Enduring effects of nurse home visitation on maternal life course: a 3 year follow-up of a randomized trial.
Kitzman H, Olds DL, Sidora K, Henderson CR Jr, Hanks C, Cole R, Luckey DW, Bondy J, Cole K, Glazner J
CONTEXT: A home visitation program using nurses to improve maternal and child outcomes had favorable results in a randomized trial with a primarily white, semirural population. Many of the short term findings have been replicated with urban blacks, but whether the program will continue to demonstrate effectiveness after its conclusion is uncertain. OBJECTIVE: To determine the effectiveness of a prenatal and infancy home visitation program on the maternal life course of women in an urban environment 3 years after the program ended. DESIGN AND SETTING: Three year follow up of a randomized controlled trial of women seen consecutively between June 1990 and August 1991 at an obstetrical clinic in Memphis, Tenn, who were enrolled in a visitation program for years after the birth of their first child. PARTICIPANTS: A cohort of 743 women who were primarily black, were pregnant for less than 29 weeks, had no previous live births, and had at least 2 sociodemographic risk factors (unmarried, <12 years of education, or unemployed). INTERVENTION: An average of 7 (range, 0 18) home visits during pregnancy and 26 (range, 0 71) from birth to the child's second birthday. MAIN OUTCOME MEASURES: Rate of subsequent pregnancy, mean interval between first and second birth, and mean number of months of welfare use. RESULTS: Compared with the control group, women who received home visits by nurses had fewer subsequent pregnancies (1.15 vs 1.34; P=.03), fewer closely spaced subsequent pregnancies (0.22 vs 0.32; P=.03), longer intervals between the birth of the first and second child (30.25 vs 26.60 months; P=.004), and fewer months of using Aid to Families with Dependent Children (32.55 vs 36.19; P=.01) and food stamps (41.57 vs 45.04; P=.005). Compared with the effect of the program while the program was in operation, the effect after it ended was essentially equal for Aid to Families with Dependent Children, greater for food stamps, greater for rates of closely spaced subsequent pregnancies, and smaller for rates of subsequent pregnancy overall. CONCLUSIONS: We found enduring effects of a home visitation program on the lives of black women living in an urban setting. While these results were smaller in magnitude than those achieved in a previous trial with white women living in a semirural setting, the direction of the effects was consistent across the 2 studies.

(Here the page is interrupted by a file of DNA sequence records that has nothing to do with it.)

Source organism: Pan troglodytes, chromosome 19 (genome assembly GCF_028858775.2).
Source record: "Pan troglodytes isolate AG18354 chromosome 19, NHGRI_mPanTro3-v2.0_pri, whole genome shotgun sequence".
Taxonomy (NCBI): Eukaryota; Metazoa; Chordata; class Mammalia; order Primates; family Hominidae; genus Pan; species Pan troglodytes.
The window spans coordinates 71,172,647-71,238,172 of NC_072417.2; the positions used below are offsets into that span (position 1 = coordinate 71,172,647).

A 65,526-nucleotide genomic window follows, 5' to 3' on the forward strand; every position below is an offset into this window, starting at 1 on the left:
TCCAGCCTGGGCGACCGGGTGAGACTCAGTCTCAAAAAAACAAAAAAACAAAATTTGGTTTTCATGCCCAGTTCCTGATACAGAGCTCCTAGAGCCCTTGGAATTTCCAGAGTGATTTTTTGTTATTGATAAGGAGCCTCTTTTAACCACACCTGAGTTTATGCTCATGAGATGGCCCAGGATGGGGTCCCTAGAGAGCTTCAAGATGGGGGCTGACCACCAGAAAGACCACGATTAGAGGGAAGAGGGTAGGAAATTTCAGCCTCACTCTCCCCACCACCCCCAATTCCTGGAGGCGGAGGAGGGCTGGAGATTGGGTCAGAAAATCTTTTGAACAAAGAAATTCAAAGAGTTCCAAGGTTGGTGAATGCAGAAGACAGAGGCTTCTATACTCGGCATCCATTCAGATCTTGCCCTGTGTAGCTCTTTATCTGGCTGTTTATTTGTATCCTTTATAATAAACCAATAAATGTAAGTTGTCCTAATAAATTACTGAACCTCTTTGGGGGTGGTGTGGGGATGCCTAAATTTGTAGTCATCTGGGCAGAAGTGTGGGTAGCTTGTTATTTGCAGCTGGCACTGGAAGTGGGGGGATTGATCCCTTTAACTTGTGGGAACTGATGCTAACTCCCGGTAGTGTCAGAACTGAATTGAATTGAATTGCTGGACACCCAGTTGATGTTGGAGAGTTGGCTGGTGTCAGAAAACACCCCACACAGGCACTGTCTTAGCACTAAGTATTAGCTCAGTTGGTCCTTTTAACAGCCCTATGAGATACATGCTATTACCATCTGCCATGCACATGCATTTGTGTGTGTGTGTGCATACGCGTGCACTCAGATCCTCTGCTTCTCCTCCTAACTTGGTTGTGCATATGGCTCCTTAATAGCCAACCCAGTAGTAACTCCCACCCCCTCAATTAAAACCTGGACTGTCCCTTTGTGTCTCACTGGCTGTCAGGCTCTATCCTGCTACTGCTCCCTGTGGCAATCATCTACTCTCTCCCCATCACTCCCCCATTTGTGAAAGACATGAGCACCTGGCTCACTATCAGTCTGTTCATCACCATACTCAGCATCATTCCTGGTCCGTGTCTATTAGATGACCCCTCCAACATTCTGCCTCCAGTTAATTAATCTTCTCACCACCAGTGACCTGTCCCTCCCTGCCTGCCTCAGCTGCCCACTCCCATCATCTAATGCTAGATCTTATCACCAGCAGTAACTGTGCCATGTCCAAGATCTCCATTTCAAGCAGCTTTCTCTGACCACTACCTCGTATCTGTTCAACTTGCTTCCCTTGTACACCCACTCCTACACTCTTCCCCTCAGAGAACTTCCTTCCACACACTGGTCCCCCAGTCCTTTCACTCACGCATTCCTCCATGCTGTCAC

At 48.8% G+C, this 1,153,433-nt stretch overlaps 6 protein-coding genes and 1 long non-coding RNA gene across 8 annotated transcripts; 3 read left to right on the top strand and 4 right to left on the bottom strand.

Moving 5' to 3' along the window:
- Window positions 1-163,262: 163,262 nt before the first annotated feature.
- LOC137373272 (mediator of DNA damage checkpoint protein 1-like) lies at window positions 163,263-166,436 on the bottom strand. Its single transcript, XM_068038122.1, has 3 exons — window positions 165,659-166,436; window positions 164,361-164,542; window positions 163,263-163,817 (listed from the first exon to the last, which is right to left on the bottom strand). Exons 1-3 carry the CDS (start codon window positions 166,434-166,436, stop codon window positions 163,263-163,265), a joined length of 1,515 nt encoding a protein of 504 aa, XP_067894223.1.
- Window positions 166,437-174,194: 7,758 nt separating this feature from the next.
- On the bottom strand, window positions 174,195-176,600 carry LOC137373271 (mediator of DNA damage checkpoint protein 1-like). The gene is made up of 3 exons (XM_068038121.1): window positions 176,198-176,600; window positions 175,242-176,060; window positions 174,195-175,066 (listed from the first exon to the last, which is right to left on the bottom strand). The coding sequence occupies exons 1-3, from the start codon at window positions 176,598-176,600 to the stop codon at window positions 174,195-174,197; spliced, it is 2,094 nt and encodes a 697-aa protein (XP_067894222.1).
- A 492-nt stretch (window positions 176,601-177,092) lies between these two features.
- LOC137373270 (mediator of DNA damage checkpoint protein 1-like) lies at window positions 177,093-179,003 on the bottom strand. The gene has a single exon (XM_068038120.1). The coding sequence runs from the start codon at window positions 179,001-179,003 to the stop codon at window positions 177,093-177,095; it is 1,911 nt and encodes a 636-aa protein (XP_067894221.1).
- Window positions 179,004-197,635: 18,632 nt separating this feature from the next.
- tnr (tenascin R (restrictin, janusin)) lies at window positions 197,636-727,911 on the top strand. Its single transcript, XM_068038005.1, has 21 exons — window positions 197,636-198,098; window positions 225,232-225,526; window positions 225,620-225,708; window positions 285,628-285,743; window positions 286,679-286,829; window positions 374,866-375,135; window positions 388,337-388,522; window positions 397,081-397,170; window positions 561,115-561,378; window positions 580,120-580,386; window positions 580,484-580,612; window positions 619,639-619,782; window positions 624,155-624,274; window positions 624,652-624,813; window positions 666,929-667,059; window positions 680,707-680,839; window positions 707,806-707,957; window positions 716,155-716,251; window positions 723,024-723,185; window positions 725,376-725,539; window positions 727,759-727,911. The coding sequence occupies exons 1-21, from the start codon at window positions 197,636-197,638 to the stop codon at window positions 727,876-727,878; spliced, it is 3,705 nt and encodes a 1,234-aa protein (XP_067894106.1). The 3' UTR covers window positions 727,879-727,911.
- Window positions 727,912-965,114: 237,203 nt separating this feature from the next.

024: J Obstet Gynecol Neonatal Nurs 1999 Jan Feb;28(1):51
An early intervention program for adolescent mothers: a nursing demonstration project.
Koniak Griffin D, Mathenge C, Anderson NL, Verzemnieks I
OBJECTIVE: To improve health outcomes in a vulnerable population of adolescent mothers and their infants. DESIGN: Effects of an intensive early intervention program (EIP) are compared with those of traditional public health nursing (TPHN) care. SETTING: A large California county with urban and rural communities, an ethnically diverse population, and a high teen birth rate. PARTICIPANTS: One hundred twenty one young mothers and their children from impoverished and predominantly minority backgrounds. INTERVENTIONS: During pregnancy and through 1 year postpartum, participants (n=63) in the EIP were provided with 4 prenatal classes and approximately 17 home visits by specially trained public health nurses. Interventions addressed health issues, sexuality and family planning, life skills, the maternal role, and social support systems. Participants in TPHN (n=58) received three home visits (for intake, prenatal care, and postpartum/well baby care information). MAIN OUTCOME MEASURES: Antepartum, intrapartum, and newborn medical records; maternal responses to written questionnaires; and nurse interviews. RESULTS: Early program outcomes indicate reduced premature birth rates for both groups compared with national data on adolescent mothers, and fewer days of infant hospitalization during the first 6 weeks postpartum for the EIP participants. CONCLUSION: Public health nurse care (both traditional and intensive) significantly improved perinatal outcomes; the intensive intervention significantly reduced the number of infant hospitalization days.
025: Pediatrics 2000 May;105(5):1058 65
A randomized comparison of home and clinic follow up visits after early
postpartum hospital discharge.